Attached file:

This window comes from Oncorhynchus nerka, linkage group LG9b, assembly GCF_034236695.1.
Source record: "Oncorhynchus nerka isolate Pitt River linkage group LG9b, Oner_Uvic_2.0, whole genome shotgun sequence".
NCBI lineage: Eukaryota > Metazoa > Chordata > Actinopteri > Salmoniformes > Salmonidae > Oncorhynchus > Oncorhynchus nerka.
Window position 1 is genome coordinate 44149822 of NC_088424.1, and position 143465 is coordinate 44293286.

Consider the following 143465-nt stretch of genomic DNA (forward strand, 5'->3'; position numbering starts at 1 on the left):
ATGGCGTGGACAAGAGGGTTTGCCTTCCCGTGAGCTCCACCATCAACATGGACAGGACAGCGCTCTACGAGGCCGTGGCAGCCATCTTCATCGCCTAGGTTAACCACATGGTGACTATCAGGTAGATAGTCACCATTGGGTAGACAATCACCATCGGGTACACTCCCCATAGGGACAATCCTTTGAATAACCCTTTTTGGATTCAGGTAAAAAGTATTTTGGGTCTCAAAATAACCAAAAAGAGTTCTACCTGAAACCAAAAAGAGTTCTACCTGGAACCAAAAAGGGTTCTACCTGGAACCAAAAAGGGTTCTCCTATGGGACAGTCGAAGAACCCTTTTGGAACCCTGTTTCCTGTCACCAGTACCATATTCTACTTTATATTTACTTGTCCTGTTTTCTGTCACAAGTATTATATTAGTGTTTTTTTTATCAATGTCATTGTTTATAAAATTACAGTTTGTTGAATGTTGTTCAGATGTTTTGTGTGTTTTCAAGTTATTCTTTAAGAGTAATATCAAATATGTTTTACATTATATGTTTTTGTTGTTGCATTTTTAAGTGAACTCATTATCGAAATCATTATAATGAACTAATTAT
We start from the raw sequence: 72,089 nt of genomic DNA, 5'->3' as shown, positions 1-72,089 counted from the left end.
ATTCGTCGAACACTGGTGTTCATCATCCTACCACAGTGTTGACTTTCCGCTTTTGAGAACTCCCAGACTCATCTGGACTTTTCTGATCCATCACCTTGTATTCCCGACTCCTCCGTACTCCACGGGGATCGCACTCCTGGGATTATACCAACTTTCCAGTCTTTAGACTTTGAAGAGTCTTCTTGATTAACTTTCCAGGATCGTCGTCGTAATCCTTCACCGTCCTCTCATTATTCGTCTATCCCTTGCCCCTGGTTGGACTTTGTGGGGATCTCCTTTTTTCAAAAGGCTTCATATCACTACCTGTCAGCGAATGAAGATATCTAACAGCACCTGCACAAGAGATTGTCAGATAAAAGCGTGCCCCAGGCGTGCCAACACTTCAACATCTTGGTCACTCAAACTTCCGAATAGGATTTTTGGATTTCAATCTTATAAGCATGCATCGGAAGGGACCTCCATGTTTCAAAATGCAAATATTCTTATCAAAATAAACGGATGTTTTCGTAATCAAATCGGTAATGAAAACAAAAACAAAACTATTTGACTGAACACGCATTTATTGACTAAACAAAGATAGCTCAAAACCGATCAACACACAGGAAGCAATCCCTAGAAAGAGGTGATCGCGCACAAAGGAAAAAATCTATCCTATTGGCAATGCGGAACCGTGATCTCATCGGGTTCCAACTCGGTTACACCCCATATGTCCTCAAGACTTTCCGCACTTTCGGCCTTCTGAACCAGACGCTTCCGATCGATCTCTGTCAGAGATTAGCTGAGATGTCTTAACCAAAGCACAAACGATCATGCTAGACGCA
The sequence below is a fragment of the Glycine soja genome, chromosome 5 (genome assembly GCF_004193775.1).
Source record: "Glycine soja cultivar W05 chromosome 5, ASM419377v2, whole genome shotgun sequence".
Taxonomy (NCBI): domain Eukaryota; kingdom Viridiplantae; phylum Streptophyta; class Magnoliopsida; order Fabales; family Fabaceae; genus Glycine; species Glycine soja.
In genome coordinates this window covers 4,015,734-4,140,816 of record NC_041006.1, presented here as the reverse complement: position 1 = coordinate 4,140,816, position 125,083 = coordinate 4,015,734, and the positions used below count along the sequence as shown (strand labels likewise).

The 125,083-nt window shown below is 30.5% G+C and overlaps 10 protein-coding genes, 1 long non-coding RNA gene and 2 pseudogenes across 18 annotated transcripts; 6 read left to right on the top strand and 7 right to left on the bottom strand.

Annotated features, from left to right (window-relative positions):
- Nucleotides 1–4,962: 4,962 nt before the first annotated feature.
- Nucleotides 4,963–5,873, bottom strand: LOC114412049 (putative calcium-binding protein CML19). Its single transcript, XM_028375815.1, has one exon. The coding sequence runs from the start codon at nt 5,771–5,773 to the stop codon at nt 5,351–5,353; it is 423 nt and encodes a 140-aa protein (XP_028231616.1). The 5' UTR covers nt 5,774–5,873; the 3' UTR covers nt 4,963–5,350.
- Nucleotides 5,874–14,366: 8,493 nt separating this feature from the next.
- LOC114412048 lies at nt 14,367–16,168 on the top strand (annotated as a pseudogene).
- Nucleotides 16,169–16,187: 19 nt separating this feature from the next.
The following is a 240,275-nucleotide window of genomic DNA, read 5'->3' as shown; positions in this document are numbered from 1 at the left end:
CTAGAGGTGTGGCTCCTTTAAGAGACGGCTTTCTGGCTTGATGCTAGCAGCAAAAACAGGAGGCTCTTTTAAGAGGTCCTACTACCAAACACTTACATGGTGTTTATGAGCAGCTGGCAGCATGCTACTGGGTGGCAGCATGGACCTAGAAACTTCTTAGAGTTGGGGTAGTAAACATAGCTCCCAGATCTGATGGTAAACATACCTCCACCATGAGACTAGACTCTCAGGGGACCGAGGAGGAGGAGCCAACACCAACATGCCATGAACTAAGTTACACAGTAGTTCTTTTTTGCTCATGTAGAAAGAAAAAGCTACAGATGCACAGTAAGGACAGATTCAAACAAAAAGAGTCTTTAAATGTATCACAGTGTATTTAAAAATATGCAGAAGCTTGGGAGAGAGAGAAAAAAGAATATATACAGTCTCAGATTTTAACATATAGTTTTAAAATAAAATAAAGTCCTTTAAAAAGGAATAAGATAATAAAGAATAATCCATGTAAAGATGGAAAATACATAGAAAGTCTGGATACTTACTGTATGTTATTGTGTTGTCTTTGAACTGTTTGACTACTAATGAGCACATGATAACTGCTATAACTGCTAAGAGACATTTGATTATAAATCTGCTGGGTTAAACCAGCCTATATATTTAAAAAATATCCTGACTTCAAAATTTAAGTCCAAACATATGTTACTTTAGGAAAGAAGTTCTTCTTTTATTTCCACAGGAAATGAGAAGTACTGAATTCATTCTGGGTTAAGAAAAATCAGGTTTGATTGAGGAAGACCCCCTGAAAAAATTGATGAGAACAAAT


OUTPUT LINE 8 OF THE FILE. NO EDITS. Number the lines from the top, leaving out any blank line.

ATTCGTCGAACACTGGTGTTCATCATCCTACCACAGTGTTGACTTTCCGCTTTTGAGAACTCCCAGACTCATCTGGACTTTTCTGATCCATCACCTTGTATTCCCGACTCCTCCGTACTCCACGGGGATCGCACTCCTGGGATTATACCAACTTTCCAGTCTTTAGACTTTGAAGAGTCTTCTTGATTAACTTTCCAGGATCGTCGTCGTAATCCTTCACCGTCCTCTCATTATTCGTCTATCCCTTGCCCCTGGTTGGACTTTGTGGGGATCTCCTTTTTTCAAAAGGCTTCATATCACTACCTGTCAGCGAATGAAGATATCTAACAGCACCTGCACAAGAGATTGTCAGATAAAAGCGTGCCCCAGGCGTGCCAACACTTCAACATCTTGGTCACTCAAACTTCCGAATAGGATTTTTGGATTTCAATCTTATAAGCATGCATCGGAAGGGACCTCCATGTTTCAAAATGCAAATATTCTTATCAAAATAAACGGATGTTTTCGTAATCAAATCGGTAATGAAAACAAAAACAAAACTATTTGACTGAACACGCATTTATTGACTAAACAAAGATAGCTCAAAACCGATCAACACACAGGAAGCAATCCCTAGAAAGAGGTGATCGCGCACAAAGGAAAAAATCTATCCTATTGGCAATGCGGAACCGTGATCTCATCGGGTTCCAACTCGGTTACACCCCATATGTCCTCAAGACTTTCCGCACTTTCGGCCTTCTGAACCAGACGCTTCCGATCGATCTCTGTCAGAGATTAGCTGAGATGTCTTAACCAAAGCACAAACGATCATGCTAGACGCA